Tranquil Labrador Pond lies at the heart of New York State’s Labrador Hollow Unique Area on the border of Onondaga County and Cortland County. Fine views of Labrador Pond can be found on Labrador Hollow Boardwalk, a half-mile long wheelchair-friendly walkway through the wetlands bordering Labrador Pond. The quick walk reaches a viewpoint on the shore of the hill-cradled pond and is a great introduction to the Labrador Hollow Unique Area.
Start from a large gravel parking area just north of Labrador Pond where you will find a kiosk with information from the New York State Department of Environmental Conservation (NYSDEC) about Labrador Hollow Unique Area. Walk a tenth of a mile across the boardwalk until it splits at the start of a 0.3 miles loop. The pond is a tenth of a mile down the boardwalk to the left. However, follow the arrow to the right, next to a numbered marker, which will direct you to hike 0.2 miles through wetlands to the shore of Labrador Pond.
Labrador Hollow Boardwalk
The wide railing-lined boardwalk slips through evergreens toward cattail-lined wetlands and a stream flowing into Labrador Pond. Continue to circle counter-clockwise and you will soon arrive at a south-facing view across Labrador Pond, a shallow but broad 100-acre pond in a flat valley framed by two steep hills. The valley floor is only about half a mile wide, and Labrador Pond takes up most of that, so the view is rather unique and dramatic for Central New York. Labrador Hill rises 800 feet to the west and Jones Hill rises 750 feet to the east. The clearing visible at the top of Jones Hill is the Hang Glider Launch Site on North County National Scenic Trail (above Tinker Falls Trail).
Labrador Pond is a kettle pond that was created when a large chunk of ice broke free from a calving glacier and fell as the glacier was receding, creating a depression that pooled with water once the ice melted. In the summer, you’ll probably see canoes, kayaks, and lily pads on the pond, but it can be a quiet and peaceful place during the winter.
Close the loop on the boardwalk and turn right to retrace your steps back to the trailhead. There are no other junctions along Labrador Hollow Boardwalk, so don’t worry about getting lost or off track. There are numbered markers along the trail, but no corresponding guide available at the trailhead. Dogs are permitted on leashes. Swimming is not allowed in Labrador Pond, but non-motorized boating is allowed. Boaters should use the designated boat launch on the west side of the lake off Markham Hollow Road. Fishing is permitted from a fishing pier near the boat launch and from boats on Labrador Pond. There is a short path from the parking area down to Labrador Pond that you may also wish to check out. No fee or permit is required to hike Labrador Hollow Boardwalk in the New York State Forest, Labrador Hollow Unique Area, so get out and enjoy!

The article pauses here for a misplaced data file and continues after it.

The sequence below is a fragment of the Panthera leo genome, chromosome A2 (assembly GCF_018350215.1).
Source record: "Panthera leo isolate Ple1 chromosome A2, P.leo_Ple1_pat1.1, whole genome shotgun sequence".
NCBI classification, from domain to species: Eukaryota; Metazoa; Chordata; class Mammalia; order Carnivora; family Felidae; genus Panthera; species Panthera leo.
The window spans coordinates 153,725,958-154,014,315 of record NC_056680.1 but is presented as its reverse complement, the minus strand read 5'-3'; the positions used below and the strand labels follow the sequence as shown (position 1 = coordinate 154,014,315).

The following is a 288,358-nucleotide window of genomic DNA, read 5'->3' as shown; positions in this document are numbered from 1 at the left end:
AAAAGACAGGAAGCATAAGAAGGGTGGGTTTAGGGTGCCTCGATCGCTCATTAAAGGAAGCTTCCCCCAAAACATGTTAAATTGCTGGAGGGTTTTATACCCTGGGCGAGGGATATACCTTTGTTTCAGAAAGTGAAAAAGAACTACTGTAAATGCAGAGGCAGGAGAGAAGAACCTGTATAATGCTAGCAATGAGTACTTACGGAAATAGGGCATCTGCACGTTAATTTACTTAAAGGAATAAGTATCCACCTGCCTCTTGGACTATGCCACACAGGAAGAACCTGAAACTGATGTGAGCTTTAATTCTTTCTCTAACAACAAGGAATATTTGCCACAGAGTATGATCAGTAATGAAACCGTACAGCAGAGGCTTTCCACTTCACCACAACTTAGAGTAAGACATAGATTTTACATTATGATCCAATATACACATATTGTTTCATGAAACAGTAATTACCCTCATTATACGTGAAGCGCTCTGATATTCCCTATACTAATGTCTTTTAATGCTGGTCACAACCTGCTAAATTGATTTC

To get to the trailhead: Take I-81 to exit 14 in Tully. At the end of the offramp, turn east on Route 80 and drive 4.2 miles to Route 91 (Apulia-Truxton Road). Turn right and drive south for 2.1 miles to Labrador Crossroad. Turn right and drive a short distance to an arrow into the park. Turn left down a short road to the parking area by Labrador Pond. Labrador Hollow Boardwalk begins to the west.
Trailhead address: Labrador Crossroad, Tully, NY 13159
Trailhead coordinates: 42.792531, -76.052256 (42° 47′ 33.11″N 76° 03′ 08.12″W)
Use the map below to view the trail and get directions:
This gradual 0.5-mile hike follows Tinker Falls Creek to the base of a lovely 50-foot waterfall. A trail to the top of Tinker Falls can be added to create a 1.3-mile trek in Labrador Hollow Unique Area.
|Hang Glider Launch Site via North County National Scenic Trail|
This 2.5-mile hike (or 3.2 miles when combined with the trails to Tinker Falls) ascends Jones Hill to a scenic overlook in Labrador Hollow Unique Area.
|Green Lake & Round Lake|
This easy 3.25-mile loop explores a pair of aquamarine glacial lakes in Green Lakes State Park in Central New York.
|Cliff Trail – Long Trail – Mildred Faust Trail Loop|
This 1.95 miles loop crosses limestone cliffs above a glacial lake and combines several trails to explore Clark Reservation State Park.
|Southern Exposure Snowshoe Trail|
This 2.2-mile snowshoe trail loops south through a winter wonderland from the visitor center at Beaver Lake Nature Center (where you can rent snowshoes).
|More trails in New York|
Explore other hikes in the Empire State, including Central New York and the Adirondack Mountains.